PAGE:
In New York City, circa 1900, in a well-appointed parlor, we meet the patrician Astorcotts, a married couple in their late 50’s. Henry is a stern but jovial stockbroker, and Ann is a sensitive socialite with a Bohemian past. She once posed semi-clothed for a poor artist. During the Civil War she was a nurse tending to wounded Union soldiers. Childless, they’ve recently adopted a little girl from an orphanage who was traumatized by witnessing the deaths of her parents in a traffic accident and was rendered psychosomatically speechless.
The day before, Ann encountered Samuel Johnson at the memorial service for the head porter at The Astor House Hotel. Mr. Johnson is an African-American history teacher who was President Lincoln’s valet, and has been a longtime Chicago resident. He was a runaway slave, later enlisting into the Union army, and knew Ann when she was a nurse. They haven’t seen each other for 36 years.
While Henry is away at a business meeting, they spend the evening catching up on their lives, recall their relationships with Lincoln, and subtly ponder their romantic feelings for each other.
Mr. Klingenstein beautifully and simply renders his fictional account with exquisite detail and emotion. Klingenstein’s dialogue is precise and filled with sharp epigrams. It’s all a genteel and moving exploration of the human condition. A lovely highlight is Ann and Samuel recreating portions of the Lincoln-Douglas Debates of 1858.
Theatergoers with a sense of history may imagine the role of Ann as a vehicle for the likes of Laurette Taylor, Katharine Cornell or Helen Hayes. Here we get the radiant Melissa Gilbert.
The eternally girlish Ms. Gilbert veers from dithery to a affecting with her idiosyncratically melodious voice and luminous presence. It’s an enchanting performance. Gilbert has had a long and varied acting career, but to many she made an indelible impression as a child playing Laura on the long-running television series Little House on The Prairie. In If Only…, she vividly demonstrates that she has matured into a very fine adult actress.
With his rich vocal tones and forceful physicality, Mark Kenneth Smaltz is commanding as Johnson. Mr. Smaltz imbues the character with dignity, strength and melancholy. Smaltz’s characterization is dominant yet tender, particularly when expressing his long repressed feelings for Ann.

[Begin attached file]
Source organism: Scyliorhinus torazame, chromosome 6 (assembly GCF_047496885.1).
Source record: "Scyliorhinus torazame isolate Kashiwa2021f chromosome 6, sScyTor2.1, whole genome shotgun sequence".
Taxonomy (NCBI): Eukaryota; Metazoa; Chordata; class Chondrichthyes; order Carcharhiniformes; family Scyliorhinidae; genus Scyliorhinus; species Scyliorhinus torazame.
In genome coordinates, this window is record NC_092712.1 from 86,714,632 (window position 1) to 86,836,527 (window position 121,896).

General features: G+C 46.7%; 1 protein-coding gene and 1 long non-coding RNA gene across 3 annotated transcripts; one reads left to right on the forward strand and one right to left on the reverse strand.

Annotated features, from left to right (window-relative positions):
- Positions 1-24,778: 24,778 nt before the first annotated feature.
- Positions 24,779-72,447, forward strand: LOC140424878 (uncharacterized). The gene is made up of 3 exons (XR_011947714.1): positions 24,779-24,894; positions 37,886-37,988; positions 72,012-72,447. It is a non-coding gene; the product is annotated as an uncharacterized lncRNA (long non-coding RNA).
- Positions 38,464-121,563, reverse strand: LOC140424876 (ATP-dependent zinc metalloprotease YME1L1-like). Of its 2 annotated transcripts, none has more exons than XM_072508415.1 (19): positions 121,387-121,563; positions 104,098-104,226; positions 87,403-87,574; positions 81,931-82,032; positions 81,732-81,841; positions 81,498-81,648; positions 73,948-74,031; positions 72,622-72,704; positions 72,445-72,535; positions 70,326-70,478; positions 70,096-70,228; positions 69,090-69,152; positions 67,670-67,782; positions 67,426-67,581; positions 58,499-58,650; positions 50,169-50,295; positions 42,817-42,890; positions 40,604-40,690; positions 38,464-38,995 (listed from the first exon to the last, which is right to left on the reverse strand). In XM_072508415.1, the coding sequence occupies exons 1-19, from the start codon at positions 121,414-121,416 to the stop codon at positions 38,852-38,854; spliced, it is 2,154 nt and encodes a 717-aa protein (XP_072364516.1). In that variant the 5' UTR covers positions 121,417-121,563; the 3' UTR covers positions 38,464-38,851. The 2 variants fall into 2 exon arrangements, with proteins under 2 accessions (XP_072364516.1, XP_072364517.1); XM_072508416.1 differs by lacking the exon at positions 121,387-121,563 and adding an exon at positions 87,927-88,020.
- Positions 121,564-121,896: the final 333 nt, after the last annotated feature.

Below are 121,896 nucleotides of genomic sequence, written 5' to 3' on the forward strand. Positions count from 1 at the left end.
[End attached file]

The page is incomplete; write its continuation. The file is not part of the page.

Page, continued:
Richmond Hoxie is delightfully blustery as well as slyly playful during his brief appearance as Henry. Longhaired, six-ear-old Korinne Tetlow charmingly and effectively portrays the silent Sophie in her short scenes.
This is essentially a two-characters-in-a-room play, and director Christopher McElroen has staged it meticulously with creative visual variance so that it compellingly reaches its wistful conclusion.
William Boles’ scenic design is an arresting assortment of period furniture and objects that perfectly represent the era. Evocative paintings and a medium-sized bust of Lincoln complete the landscape.
The characters are all authentically realized by Kimberly Manning’s textured, vintage costume design.
Becca Jeffords’ accomplished lighting design utilizes the simulated hues from the realistically beaming old-fashioned lamps throughout the parlor, with dim flourishes for the reflective portions of the play.
Ragtime tunes heard from an antique Victrola with a horn is the chief feature of Andy Evan Cohen’s restrained sound design.
Small in scope but grand in sentiment, If Only… is an engrossing work of theatrical Americana.
If Only… (through September 17, 2017)
Cherry Lane Theatre, 38 Commerce Street, in Manhattan
For tickets, call 866-811-4111 or visit http://www.cherrylanetheatre.org
Running time: 85 minutes with no intermission